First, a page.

Cooked like omelets, these fried eggs however are not served in our breakfasts. Instead, they have been one of the simple main dishes that my family usually enjoy with rice.
The chives need no sautéing before adding to the beaten egg. Simply wash, chop , dump them into the beaten egg and mix in two seasonings – fish sauce and a few droplets of wine. While being fried, the chopped chives will release an aroma to the eggs, making the omelet pungent enough to taste.
It is up to us whether to cook this with a pan or a wok. Using a pan, these omelets are easily fried to equally thickness. In a concave wok, where egg mixture recesses well in the center, sometimes I’d make them into dumpling-like shape, but smaller in size than these.
Serve this dish with or without a dipping sauce is a personal choice. I enjoyed it with some chili sauce to spice up my appetite (you may want to add some more fish sauce to taste if you are not serving this with a salty, hot sauce).
Adding starch to the mixture is optional too, I like having it there to help the omelet set better.
By the way, it is said that insects don’t like the smell of Chinese chives, so supposedly no pesticide is applied to them. Have you ever heard of the same?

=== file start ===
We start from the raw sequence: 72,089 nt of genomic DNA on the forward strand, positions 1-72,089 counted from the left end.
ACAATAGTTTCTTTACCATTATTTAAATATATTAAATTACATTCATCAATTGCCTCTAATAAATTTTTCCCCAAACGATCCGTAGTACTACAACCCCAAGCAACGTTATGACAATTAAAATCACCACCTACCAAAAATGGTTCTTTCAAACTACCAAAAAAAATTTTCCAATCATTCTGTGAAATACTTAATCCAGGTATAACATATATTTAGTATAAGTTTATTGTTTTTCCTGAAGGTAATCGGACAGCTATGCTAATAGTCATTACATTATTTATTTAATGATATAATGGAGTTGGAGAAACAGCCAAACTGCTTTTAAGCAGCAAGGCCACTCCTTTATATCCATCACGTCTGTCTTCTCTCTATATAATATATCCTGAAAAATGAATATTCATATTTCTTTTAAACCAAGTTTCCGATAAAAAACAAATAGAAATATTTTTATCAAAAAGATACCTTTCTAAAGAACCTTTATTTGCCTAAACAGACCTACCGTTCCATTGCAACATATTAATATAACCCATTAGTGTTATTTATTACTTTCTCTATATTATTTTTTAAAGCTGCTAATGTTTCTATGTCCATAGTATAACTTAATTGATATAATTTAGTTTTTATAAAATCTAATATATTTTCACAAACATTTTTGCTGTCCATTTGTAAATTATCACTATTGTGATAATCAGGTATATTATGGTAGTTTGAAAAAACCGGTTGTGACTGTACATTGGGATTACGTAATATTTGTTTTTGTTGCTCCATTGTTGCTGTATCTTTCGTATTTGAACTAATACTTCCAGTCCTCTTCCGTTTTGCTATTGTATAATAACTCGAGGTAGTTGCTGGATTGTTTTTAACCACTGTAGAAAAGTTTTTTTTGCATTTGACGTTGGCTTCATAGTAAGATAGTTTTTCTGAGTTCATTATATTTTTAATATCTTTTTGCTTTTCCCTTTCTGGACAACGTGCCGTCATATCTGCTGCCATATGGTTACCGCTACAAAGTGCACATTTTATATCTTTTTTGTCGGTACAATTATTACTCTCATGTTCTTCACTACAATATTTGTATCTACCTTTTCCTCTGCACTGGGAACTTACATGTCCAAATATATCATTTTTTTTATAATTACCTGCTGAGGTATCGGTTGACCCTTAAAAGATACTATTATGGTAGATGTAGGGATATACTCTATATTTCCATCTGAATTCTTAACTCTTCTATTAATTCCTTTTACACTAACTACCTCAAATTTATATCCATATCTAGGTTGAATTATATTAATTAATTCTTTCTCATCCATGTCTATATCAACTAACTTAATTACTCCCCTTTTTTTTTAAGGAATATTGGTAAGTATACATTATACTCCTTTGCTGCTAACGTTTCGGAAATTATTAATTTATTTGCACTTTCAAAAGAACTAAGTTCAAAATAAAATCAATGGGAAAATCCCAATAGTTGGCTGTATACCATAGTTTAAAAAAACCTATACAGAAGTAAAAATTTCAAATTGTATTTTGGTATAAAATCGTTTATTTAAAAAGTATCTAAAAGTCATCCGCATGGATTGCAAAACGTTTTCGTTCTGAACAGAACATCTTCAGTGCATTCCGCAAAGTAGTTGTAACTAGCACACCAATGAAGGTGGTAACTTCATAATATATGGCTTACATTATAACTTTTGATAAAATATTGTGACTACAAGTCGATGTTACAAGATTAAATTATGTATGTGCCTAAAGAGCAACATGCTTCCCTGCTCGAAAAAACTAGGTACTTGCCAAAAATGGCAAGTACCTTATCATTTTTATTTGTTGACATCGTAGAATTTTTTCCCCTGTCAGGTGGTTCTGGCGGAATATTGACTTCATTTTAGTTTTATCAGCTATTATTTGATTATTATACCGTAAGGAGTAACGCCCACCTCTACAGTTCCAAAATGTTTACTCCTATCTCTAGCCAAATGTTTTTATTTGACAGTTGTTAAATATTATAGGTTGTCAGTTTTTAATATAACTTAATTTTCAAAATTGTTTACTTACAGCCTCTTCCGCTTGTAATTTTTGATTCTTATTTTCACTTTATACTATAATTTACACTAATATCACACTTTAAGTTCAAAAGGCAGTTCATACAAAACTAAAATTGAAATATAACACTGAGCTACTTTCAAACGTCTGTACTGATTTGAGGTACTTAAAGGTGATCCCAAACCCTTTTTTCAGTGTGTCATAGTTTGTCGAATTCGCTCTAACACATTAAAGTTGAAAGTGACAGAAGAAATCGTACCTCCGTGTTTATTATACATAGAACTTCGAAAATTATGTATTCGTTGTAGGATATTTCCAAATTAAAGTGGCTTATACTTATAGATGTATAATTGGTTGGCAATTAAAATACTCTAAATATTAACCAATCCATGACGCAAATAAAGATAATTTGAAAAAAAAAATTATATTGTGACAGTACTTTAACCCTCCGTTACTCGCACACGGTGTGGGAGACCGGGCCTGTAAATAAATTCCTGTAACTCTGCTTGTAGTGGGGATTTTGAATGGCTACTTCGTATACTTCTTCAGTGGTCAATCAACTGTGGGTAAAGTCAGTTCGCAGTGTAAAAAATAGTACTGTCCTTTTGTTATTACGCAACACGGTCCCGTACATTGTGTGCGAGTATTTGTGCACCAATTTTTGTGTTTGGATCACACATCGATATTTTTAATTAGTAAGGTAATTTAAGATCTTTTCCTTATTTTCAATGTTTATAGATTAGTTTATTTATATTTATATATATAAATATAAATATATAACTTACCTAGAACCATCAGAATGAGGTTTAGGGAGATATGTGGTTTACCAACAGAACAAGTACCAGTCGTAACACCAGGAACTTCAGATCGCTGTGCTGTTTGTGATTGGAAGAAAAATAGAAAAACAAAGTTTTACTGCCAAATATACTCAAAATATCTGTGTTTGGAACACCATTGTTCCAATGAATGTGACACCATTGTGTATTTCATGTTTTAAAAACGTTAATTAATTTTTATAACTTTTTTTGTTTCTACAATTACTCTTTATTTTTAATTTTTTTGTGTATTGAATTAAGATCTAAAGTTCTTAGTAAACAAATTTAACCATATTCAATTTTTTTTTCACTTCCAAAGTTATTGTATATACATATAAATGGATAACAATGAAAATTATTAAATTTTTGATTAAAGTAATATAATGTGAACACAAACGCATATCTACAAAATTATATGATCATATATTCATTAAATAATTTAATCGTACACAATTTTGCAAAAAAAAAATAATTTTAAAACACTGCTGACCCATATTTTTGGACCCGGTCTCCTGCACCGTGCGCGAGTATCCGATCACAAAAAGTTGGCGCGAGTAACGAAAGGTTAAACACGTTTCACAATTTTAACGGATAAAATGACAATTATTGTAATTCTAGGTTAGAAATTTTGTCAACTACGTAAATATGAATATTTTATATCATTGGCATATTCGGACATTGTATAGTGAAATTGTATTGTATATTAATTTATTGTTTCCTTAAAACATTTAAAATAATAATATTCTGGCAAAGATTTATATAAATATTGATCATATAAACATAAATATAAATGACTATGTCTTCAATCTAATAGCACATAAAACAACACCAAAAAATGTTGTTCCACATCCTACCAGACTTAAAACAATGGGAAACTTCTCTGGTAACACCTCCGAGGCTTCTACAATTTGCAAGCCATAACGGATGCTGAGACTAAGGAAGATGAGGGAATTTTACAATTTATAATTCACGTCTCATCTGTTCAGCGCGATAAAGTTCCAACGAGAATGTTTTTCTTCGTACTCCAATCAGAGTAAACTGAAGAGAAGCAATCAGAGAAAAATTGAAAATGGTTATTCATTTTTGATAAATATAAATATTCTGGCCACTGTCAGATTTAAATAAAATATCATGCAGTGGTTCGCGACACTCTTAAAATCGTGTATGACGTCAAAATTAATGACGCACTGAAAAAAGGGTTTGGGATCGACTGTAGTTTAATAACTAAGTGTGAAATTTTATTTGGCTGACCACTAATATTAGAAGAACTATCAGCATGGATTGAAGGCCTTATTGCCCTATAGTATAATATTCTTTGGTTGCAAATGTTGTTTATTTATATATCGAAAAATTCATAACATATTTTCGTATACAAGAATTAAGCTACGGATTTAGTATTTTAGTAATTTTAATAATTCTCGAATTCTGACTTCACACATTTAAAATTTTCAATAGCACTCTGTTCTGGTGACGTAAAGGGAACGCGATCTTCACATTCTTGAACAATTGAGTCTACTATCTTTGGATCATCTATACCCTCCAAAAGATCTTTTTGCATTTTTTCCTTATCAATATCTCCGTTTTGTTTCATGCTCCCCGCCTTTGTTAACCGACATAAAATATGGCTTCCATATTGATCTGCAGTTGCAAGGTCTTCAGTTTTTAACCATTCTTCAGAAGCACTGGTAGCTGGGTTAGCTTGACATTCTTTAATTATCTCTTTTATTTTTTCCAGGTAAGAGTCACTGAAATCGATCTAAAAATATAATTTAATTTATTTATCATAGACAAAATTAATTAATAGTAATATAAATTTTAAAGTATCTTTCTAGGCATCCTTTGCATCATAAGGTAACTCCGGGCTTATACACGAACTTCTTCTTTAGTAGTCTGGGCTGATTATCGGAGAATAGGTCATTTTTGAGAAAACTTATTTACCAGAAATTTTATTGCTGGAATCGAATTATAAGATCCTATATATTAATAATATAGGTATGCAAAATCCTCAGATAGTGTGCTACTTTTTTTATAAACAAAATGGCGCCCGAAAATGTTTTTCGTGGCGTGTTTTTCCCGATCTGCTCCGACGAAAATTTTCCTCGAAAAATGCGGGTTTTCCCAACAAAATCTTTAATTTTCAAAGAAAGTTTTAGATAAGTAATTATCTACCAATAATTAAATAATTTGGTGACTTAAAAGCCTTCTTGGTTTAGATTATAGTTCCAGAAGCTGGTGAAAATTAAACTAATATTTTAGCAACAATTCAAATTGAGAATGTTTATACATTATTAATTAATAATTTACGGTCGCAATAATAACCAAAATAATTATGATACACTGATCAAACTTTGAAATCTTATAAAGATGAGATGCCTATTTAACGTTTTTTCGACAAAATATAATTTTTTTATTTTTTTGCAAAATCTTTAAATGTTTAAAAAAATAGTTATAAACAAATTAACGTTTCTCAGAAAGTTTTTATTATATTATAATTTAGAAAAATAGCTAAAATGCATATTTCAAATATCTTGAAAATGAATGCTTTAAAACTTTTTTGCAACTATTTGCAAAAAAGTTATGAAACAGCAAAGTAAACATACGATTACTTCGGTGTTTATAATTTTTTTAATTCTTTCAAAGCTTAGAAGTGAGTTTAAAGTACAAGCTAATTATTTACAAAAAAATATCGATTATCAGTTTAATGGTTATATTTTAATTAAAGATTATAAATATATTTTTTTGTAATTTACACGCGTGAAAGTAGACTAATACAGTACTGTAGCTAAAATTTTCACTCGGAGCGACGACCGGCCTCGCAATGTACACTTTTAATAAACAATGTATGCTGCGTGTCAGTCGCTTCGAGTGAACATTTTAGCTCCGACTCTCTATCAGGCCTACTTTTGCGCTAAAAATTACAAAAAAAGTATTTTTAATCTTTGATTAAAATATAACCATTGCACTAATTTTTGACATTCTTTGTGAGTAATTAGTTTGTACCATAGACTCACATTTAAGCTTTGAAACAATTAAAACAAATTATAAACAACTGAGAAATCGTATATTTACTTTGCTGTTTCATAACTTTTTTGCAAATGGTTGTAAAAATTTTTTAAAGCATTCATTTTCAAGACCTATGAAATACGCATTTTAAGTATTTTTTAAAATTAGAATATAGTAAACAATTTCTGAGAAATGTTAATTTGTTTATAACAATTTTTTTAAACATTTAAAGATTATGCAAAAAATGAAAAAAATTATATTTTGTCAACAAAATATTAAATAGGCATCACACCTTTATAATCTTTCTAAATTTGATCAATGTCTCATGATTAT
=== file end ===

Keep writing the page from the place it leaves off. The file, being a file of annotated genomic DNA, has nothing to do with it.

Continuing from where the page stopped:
- 4 eggs
- ~100g Chinese chives
- 1 tsp fish sauce, or to taste
- few droplets of cooking wine
- corn starch solution (2 tsp starch + 2 tsp water), thoroughly mixed
- 4 tsp cooking oil
- ~1 tbsp chili sauce, optional
- yield 4 omelets, ~14cm each
Wash Chinese chives, drain away excess water. Gather and align them lengthwise on chopping board and coarsely slice them crosswise, about half cm in length.
Beat eggs (I use a pair of chopsticks), fish sauce and wine in a bowl until they are frothy. Stir in Chinese chive and corn starch solution.
Heat about one tea spoon of oil in pan (mine is a 16 cm pan cast iron pan) over medium heat. When the oil is hot, add one fourth of the egg mixture – give it a good stir before spooning out to avoid the starch depositing to the bottom. Swirl the pan to distribute the egg mixture evenly over the surface. Regular heat to low. Wait until the omelet is puffed and 80-90% of it is set on the surface. Using a spatula, fold the omelet in half. Continue to fry it until inside is done and both sides are browned, about half to one minute; flip the omelet once or twice to brown evenly. Dish up.
Repeat with the remaining egg mixture.
Cut omelets into wedges, serve warm (you may keep the fried omelets warm in an oven heated to about 100 degree C), with chili sauce to taste.
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